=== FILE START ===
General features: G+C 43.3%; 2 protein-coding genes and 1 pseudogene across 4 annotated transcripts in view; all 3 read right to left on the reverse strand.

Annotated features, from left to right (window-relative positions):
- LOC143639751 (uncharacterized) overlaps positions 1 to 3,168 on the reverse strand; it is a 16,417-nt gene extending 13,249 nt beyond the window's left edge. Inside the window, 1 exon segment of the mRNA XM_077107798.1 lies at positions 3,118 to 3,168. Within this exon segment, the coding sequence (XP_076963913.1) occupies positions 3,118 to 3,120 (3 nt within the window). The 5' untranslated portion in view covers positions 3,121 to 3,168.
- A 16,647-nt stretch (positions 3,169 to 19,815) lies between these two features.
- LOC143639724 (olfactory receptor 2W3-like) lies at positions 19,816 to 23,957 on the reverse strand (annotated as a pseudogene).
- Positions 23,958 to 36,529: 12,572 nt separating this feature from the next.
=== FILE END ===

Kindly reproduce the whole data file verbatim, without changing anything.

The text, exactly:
General features: G+C 43.3%; 2 protein-coding genes and 1 pseudogene across 4 annotated transcripts in view; all 3 read right to left on the reverse strand.

Annotated features, from left to right (window-relative positions):
- LOC143639751 (uncharacterized) overlaps positions 1 to 3,168 on the reverse strand; it is a 16,417-nt gene extending 13,249 nt beyond the window's left edge. Inside the window, 1 exon segment of the mRNA XM_077107798.1 lies at positions 3,118 to 3,168. Within this exon segment, the coding sequence (XP_076963913.1) occupies positions 3,118 to 3,120 (3 nt within the window). The 5' untranslated portion in view covers positions 3,121 to 3,168.
- A 16,647-nt stretch (positions 3,169 to 19,815) lies between these two features.
- LOC143639724 (olfactory receptor 2W3-like) lies at positions 19,816 to 23,957 on the reverse strand (annotated as a pseudogene).
- Positions 23,958 to 36,529: 12,572 nt separating this feature from the next.